Crown Castle said its deployment of small cells will double over the next two years as carriers scramble to densify their networks in advance of 5G.
The venerable tower company said that in the first quarter it generated $450.2 million in funds from operations, or $1.24 per share, beating analysts’ estimates of $1.23 per share, according to Zacks Investment Research. Crown Castle posted revenue of $1.02 billion, outpacing analysts’ forecasts of $1.01 billion.
The earnings report is likely to assuage the fears of investors that have become increasingly concerned in recent months that the tower industry may struggle with waning carrier capex and potential consolidation among service providers. And Crown Castle said it is doubling down on its small cell bet as demand ramps up from carriers.
“Our tower business continues to see steady levels of activity in the short term,” Crown Castle CEO Jay Brown said in a press release. “Over the longer term, we believe there is an extended runway of growth driven by positive industry developments, including the deployment of FirstNet and spectrum from the recently completed incentive auction. In our small cells business, our contracted pipeline has reached record levels, with nearly 25,000 nodes expected to be installed over the next 18 to 24 months, reflecting the confidence our customers have in our ability to assist in deploying their wireless networks. Once completed, this pipeline will double the number of small cell nodes we have installed to date.”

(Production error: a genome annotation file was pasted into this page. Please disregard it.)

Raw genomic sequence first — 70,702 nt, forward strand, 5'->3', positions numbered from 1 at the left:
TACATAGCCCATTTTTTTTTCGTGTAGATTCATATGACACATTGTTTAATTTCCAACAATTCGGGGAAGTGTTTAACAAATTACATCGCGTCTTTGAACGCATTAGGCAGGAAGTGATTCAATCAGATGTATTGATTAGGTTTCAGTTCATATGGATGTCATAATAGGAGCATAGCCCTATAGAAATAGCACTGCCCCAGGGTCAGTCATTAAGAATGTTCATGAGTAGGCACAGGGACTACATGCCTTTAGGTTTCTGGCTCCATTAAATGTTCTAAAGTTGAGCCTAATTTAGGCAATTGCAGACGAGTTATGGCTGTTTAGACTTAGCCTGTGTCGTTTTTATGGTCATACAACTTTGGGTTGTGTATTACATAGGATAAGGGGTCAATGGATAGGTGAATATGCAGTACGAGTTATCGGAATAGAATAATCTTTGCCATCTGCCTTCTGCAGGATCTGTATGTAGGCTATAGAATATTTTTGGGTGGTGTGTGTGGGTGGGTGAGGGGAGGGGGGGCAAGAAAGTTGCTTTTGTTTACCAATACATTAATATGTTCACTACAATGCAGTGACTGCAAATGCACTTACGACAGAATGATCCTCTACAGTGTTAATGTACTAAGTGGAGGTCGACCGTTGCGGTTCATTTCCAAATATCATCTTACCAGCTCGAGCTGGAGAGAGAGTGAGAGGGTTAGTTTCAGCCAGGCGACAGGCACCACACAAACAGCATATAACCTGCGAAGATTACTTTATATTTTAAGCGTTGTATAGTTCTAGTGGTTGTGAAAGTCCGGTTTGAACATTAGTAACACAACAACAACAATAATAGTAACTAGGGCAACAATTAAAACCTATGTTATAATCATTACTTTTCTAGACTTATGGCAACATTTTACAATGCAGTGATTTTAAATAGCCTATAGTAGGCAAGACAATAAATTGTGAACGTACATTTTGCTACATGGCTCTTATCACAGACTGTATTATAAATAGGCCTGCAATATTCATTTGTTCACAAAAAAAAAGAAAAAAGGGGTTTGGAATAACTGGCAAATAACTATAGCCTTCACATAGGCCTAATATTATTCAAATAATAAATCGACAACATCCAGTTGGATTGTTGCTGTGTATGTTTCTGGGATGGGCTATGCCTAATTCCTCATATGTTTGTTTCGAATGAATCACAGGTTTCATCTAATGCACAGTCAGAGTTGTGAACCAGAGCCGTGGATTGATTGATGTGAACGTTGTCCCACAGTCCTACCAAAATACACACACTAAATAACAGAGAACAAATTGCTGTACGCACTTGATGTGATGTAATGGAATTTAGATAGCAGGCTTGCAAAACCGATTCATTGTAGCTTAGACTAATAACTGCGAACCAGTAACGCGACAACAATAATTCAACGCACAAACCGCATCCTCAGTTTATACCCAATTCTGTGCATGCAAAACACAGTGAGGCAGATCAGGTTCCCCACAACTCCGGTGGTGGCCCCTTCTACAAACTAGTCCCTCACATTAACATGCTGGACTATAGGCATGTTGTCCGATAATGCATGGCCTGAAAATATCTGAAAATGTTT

All four major wireless network operators in the U.S. are looking to small cells to improve coverage and increase capacity in advance of 5G buildouts. The antennas, which can be as small as a lunchbox, can be placed on “street furniture” such as lampposts or traffic lights as well as on the sides of buildings or other private property.
But the small-cell market has been stymied by zoning and permitting headaches including hurdles regarding rights-of-way. Meanwhile, some municipalities are fighting small cell deployments based on concerns over aesthetics, rights-of-way issues and other concerns.
The market appears to be steadily gaining steam, however. T-Mobile CTO Neville Ray said Monday that the operator has deployed roughly 15,000 small cells, for instance, with another 25,000 “contracted” for deployment.
“Small cells have been the biggest growth engine for Crown Castle in recent periods, with recent deals aimed at expanding its fiber footprint to meet carrier densification needs,” Matthew Niknam of Deutsche Bank wrote in a note to investors. Crown Castle has deployed roughly 5,000 to 6,000 nodes per year, according to Niknam, and is ramping up to roll out around 10,000 per year. “So, our initial take is that Crown Castle is re-investing to increase its leadership position in a rapidly growing market, which each of its carrier customers remains intently focused on.”